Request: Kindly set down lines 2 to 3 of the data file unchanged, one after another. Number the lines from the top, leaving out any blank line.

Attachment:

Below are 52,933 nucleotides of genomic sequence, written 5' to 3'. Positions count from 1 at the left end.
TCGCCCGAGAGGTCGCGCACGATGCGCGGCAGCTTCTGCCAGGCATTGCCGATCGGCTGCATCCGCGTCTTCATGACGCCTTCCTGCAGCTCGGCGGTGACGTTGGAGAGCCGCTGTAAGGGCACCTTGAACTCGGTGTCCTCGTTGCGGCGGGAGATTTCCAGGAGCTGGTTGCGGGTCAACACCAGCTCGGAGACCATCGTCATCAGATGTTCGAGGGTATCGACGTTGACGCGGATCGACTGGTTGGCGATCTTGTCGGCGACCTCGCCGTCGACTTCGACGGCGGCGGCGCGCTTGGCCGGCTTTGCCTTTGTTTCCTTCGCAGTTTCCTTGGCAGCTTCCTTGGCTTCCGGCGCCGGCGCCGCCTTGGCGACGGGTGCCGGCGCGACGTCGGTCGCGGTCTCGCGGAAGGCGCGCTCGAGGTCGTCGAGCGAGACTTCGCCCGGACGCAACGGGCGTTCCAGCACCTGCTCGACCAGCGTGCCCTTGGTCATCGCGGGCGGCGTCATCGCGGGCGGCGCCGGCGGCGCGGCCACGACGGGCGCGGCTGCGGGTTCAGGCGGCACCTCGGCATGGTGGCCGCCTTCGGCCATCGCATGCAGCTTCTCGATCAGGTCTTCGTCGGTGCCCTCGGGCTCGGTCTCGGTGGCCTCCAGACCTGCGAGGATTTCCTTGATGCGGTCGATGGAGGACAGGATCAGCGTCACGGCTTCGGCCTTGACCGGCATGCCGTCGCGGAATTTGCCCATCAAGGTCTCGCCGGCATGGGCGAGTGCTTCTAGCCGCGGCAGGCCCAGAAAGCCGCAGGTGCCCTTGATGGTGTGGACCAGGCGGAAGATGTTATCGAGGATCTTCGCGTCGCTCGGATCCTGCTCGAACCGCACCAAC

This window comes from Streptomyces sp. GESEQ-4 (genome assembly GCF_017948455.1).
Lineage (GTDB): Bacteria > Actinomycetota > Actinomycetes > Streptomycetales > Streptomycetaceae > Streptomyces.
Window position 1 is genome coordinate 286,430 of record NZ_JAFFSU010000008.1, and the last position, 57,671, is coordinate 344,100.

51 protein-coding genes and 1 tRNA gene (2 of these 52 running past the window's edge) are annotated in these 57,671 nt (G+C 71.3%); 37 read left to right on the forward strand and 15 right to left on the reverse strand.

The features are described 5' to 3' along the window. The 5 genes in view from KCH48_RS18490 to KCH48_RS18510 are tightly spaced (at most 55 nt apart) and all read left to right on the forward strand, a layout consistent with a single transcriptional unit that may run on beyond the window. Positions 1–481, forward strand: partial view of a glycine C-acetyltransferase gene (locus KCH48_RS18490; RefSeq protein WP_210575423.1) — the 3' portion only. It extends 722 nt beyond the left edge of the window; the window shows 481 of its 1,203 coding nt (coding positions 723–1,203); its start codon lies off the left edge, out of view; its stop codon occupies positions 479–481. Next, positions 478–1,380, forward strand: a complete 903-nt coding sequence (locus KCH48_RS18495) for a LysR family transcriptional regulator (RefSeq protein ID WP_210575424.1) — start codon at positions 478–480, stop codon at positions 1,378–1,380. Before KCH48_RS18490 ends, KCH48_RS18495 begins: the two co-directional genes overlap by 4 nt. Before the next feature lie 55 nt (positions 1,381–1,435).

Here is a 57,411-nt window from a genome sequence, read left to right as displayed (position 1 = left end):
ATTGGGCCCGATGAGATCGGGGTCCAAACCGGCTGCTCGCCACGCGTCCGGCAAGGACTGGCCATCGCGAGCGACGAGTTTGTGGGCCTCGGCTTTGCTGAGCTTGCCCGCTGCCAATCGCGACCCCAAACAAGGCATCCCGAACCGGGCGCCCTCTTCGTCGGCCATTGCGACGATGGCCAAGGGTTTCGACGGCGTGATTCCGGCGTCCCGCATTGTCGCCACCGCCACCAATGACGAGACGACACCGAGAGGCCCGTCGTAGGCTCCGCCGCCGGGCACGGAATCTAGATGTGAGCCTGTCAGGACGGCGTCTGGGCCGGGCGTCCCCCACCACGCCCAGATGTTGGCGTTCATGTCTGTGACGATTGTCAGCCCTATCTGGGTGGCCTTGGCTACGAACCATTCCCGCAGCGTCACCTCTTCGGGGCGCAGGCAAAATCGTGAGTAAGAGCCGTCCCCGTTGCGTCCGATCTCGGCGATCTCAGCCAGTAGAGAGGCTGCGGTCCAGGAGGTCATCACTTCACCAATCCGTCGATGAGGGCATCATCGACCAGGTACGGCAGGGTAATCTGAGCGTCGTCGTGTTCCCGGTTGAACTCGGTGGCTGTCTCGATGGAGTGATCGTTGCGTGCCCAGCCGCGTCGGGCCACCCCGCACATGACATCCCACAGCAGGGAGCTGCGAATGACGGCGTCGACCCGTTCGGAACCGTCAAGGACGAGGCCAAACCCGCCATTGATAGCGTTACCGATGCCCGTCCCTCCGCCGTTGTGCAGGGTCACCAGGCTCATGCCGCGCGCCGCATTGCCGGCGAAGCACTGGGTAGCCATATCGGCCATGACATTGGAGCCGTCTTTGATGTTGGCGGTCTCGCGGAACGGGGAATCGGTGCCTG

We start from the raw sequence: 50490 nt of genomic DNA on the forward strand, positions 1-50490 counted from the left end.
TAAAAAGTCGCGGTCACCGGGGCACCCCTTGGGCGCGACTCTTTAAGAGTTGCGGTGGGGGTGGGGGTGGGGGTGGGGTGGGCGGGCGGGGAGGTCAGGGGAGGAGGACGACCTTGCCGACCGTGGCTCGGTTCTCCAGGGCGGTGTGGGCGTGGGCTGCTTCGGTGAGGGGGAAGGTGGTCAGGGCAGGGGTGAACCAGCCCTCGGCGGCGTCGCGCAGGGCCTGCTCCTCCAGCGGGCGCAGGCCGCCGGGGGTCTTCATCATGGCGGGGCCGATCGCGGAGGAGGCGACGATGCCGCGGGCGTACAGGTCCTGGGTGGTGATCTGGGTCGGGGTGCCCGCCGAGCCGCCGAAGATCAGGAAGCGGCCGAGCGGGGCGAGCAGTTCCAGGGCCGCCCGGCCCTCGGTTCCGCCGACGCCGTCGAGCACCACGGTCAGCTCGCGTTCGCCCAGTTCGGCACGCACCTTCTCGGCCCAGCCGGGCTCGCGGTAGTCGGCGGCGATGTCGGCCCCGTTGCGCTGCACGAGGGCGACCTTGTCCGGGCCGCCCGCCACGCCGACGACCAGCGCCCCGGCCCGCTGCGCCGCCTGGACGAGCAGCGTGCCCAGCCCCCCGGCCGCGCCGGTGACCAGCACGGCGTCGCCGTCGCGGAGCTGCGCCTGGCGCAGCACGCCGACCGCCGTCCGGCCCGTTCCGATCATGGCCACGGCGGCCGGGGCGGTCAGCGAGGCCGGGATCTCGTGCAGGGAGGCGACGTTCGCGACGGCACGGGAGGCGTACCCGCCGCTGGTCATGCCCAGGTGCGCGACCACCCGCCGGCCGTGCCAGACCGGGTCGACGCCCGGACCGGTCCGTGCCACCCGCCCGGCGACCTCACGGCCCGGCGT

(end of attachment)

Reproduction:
TCGCCCGAGAGGTCGCGCACGATGCGCGGCAGCTTCTGCCAGGCATTGCCGATCGGCTGCATCCGCGTCTTCATGACGCCTTCCTGCAGCTCGGCGGTGACGTTGGAGAGCCGCTGTAAGGGCACCTTGAACTCGGTGTCCTCGTTGCGGCGGGAGATTTCCAGGAGCTGGTTGCGGGTCAACACCAGCTCGGAGACCATCGTCATCAGATGTTCGAGGGTATCGACGTTGACGCGGATCGACTGGTTGGCGATCTTGTCGGCGACCTCGCCGTCGACTTCGACGGCGGCGGCGCGCTTGGCCGGCTTTGCCTTTGTTTCCTTCGCAGTTTCCTTGGCAGCTTCCTTGGCTTCCGGCGCCGGCGCCGCCTTGGCGACGGGTGCCGGCGCGACGTCGGTCGCGGTCTCGCGGAAGGCGCGCTCGAGGTCGTCGAGCGAGACTTCGCCCGGACGCAACGGGCGTTCCAGCACCTGCTCGACCAGCGTGCCCTTGGTCATCGCGGGCGGCGTCATCGCGGGCGGCGCCGGCGGCGCGGCCACGACGGGCGCGGCTGCGGGTTCAGGCGGCACCTCGGCATGGTGGCCGCCTTCGGCCATCGCATGCAGCTTCTCGATCAGGTCTTCGTCGGTGCCCTCGGGCTCGGTCTCGGTGGCCTCCAGACCTGCGAGGATTTCCTTGATGCGGTCGATGGAGGACAGGATCAGCGTCACGGCTTCGGCCTTGACCGGCATGCCGTCGCGGAATTTGCCCATCAAGGTCTCGCCGGCATGGGCGAGTGCTTCTAGCCGCGGCAGGCCCAGAAAGCCGCAGGTGCCCTTGATGGTGTGGACCAGGCGGAAGATGTTATCGAGGATCTTCGCGTCGCTCGGATCCTGCTCGAACCGCACCAAC

This window comes from Streptomyces sp. GESEQ-4 (genome assembly GCF_017948455.1).